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France’s World Cup victory: Beyond the field and into the political and social landscape

The economy of France can receive a boost following the country’s victory at the recently concluded World Cup.

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France’s victory at the 2018 FIFA World Cup marks not only a historical winning but also a re-emergence of the country’s enthusiasm and unity, elements long lost in spirit amid economic troubles.

For many years now, surveys indicated that the country has the most pessimistic citizens in the world, notwithstanding the fact that many people beyond France want to live in the grandeur of its cities.

This status is owed to France’s lackluster economic performance and social security threats that have been haunting the country for years. France is being hit by high unemployment rates, ballooning public debt and successive terror attacks at home.

When France won the Mondiale in 1998, people had high hopes for the multi-colored country’s re-emergence. That’s no longer the case now despite France winning the biggest accolade in football. Pundits are no longer quick to say that France is re-emerging

However, finding victory in football may have helped the country. The streets of France were filled with rowdy civilian’s celebrating the new-found glory through the World Cup. Could this be the country’s path in regaining its long-lost vivacity?  

Bringing home the trophy

They may not be the most elegant World Cup champions, but the 2018 French football team will forever be remembered as “a team of exceptional talent and flawless executive and ruthless efficiency.” It’s a group where each individual knows exactly what his role is and executes it perfectly.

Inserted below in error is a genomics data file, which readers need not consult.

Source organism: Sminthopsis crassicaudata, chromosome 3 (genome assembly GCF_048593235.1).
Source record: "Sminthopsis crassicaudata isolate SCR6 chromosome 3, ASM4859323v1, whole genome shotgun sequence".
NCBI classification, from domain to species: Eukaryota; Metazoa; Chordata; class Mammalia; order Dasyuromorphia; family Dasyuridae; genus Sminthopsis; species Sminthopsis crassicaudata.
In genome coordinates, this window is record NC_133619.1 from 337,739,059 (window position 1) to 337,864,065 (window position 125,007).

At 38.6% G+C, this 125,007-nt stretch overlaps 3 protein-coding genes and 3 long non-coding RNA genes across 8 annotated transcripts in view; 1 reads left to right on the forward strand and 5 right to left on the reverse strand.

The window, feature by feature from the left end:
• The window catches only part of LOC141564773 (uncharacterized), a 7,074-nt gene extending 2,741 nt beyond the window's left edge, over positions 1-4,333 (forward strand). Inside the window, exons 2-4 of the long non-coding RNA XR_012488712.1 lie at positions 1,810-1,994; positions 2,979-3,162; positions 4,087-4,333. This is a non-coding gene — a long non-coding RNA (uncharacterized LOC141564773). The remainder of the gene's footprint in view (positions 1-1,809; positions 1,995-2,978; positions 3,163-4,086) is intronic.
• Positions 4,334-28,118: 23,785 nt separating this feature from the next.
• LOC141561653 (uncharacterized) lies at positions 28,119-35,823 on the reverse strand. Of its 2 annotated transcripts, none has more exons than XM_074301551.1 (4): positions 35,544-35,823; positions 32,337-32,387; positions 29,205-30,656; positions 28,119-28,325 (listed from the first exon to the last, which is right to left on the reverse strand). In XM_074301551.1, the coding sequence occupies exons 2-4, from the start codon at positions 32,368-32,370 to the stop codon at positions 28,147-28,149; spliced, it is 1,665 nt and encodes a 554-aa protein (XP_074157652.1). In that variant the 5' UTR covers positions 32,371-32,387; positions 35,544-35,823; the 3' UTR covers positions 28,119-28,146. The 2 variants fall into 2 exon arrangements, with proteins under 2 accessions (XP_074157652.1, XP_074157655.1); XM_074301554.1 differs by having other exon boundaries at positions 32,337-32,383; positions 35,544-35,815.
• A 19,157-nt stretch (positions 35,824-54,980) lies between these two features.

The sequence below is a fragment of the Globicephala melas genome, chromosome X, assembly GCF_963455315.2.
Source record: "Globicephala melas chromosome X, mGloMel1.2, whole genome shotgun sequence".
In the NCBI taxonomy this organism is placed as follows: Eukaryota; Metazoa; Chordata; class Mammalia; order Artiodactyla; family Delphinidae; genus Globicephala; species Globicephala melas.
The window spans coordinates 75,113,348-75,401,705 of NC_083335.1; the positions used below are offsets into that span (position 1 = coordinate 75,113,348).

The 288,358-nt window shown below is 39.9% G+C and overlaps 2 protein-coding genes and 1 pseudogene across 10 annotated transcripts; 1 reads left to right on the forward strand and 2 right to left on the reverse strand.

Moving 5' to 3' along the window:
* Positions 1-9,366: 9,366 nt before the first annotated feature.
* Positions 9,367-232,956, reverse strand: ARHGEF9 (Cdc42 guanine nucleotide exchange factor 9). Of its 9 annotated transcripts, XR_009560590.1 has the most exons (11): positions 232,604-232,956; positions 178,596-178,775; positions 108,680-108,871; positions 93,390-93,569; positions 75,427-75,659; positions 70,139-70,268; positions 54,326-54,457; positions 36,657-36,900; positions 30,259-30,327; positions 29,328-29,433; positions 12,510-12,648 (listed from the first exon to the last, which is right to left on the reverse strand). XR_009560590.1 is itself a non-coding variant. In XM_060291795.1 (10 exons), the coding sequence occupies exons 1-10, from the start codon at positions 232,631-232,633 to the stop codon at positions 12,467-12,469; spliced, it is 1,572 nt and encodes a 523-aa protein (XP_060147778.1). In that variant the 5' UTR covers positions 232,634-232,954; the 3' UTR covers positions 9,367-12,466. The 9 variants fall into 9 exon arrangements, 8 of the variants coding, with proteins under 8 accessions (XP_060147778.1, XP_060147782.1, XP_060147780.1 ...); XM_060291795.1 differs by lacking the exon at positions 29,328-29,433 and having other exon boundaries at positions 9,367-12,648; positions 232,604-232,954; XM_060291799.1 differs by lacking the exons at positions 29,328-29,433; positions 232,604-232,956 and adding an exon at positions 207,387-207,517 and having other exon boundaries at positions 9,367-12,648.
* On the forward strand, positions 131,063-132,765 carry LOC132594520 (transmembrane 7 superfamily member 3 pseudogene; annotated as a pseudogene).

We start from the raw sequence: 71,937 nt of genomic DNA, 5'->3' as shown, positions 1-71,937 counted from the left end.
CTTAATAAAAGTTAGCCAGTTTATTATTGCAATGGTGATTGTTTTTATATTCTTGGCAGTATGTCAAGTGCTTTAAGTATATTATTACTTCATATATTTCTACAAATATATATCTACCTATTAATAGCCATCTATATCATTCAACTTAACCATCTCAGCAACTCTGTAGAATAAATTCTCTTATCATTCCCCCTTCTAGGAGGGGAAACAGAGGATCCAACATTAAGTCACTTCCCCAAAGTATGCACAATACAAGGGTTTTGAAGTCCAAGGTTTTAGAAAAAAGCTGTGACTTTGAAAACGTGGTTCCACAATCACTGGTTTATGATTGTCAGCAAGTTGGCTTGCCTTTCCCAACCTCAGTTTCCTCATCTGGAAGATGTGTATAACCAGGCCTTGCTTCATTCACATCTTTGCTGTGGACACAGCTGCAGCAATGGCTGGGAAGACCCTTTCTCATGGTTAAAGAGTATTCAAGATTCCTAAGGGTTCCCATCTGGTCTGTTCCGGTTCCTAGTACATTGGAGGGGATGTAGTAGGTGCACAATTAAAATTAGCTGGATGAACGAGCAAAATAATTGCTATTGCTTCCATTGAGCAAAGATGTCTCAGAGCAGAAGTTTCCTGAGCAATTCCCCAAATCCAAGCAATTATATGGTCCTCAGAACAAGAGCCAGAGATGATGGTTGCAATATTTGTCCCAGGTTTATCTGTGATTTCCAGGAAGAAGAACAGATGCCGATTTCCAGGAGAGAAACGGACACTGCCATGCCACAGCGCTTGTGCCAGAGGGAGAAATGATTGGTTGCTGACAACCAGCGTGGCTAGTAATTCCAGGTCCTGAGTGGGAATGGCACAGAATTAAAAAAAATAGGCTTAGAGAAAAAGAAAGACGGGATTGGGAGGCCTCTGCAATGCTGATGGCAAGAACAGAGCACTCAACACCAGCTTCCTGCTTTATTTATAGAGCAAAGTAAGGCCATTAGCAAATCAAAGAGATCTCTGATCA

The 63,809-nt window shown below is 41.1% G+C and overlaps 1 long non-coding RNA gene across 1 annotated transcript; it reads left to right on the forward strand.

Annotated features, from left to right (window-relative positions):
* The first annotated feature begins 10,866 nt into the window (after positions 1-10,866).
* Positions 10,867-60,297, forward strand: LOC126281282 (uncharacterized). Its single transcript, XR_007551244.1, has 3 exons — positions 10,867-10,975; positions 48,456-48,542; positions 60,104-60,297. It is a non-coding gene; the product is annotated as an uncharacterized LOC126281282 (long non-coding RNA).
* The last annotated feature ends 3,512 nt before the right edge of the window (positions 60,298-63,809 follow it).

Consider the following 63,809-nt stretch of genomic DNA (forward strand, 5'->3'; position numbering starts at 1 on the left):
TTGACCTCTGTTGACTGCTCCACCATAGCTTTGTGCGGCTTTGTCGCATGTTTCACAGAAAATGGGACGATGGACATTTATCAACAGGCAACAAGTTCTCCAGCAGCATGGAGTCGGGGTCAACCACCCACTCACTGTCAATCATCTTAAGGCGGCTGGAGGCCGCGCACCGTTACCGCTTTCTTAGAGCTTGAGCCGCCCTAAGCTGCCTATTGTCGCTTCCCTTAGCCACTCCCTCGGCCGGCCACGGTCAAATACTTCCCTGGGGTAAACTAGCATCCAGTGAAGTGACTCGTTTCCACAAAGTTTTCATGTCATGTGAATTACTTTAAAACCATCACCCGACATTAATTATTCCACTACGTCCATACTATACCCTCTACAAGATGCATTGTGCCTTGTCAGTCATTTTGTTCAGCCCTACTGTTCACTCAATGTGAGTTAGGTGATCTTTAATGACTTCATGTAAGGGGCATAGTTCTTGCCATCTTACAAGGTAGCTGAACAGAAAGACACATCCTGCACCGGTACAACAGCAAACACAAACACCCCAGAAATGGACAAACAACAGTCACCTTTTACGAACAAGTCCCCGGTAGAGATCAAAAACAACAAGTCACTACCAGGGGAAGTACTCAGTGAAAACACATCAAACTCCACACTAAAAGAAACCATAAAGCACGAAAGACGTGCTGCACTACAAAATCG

France won the coveted title over Croatia with a score of 4-2, which also eked out a thrilling run over the past five weeks of the event. This marks the second victory for the former as its first victory was in 1998.

Emmanuel Macron

France’s triumph at the 2018 FIFA World Cup might catch the interest of voters toward President Emmanuel Macron. (Photo by EU2017EE Estonian Presidency via Flickr. CC BY 2.0)

Gritty young Frenchmen — armed with skills and practice, just like other teams — kept playing in a methodical passion over the past six games going to the World Cup finals.

Each player, known for his respective brilliance in the field, willingly submit to a collective goal of winning the title.

The ethnic diversity of the players also sparked a broader dialogue on what makes one a French. The team, dominated by non-white members, welcomed a new identity for the country.

Midfielder Paul Pogba said, “France today is a France full of colours … We all feel French, we’re all happy to wear this jersey.” Pogba is a France-born citizen, and his parents are of Guinean descent.

Impact on France’s politics

A fervor football fan himself, President Emmanuel Macron may also find a reason to celebrate for his political career following this victory. The possibility of seeing a landslide win to remain in office in the next elections may not be far-fetched. After all, former president Jacques Chirac became more popular in 1998 when France emerged victorious in that year’s World Cup.

The World Cup win could be President Emmanuel Macron’s new crowning glory and could draw in more voters to him, as “football is the sport where societal differences are blurred,” says Ifop’s Frédéric Dabi.

There is also the possibility of the French economy receiving a boost following the World Cup victory. According to Bruno Le Maire, the country’s Economy Minister, its GDP could increase with the help of such an event. It would also strengthen Macron’s statement to the foreign investors, where he stated that “France is back.”

J. Frank Sigerson is a business journalist and culture writer focused on covering the following sectors and interests: financial stocks, biotechnology, healthcare, mining, IT and design, social media, pop culture, food and wine, TV, film and music. His previous works have been published in WIRED Innovation Insights, Investing.com, GuruFocus, CNN, among others. He sometimes writes for Technology.org and Thought Catalog.

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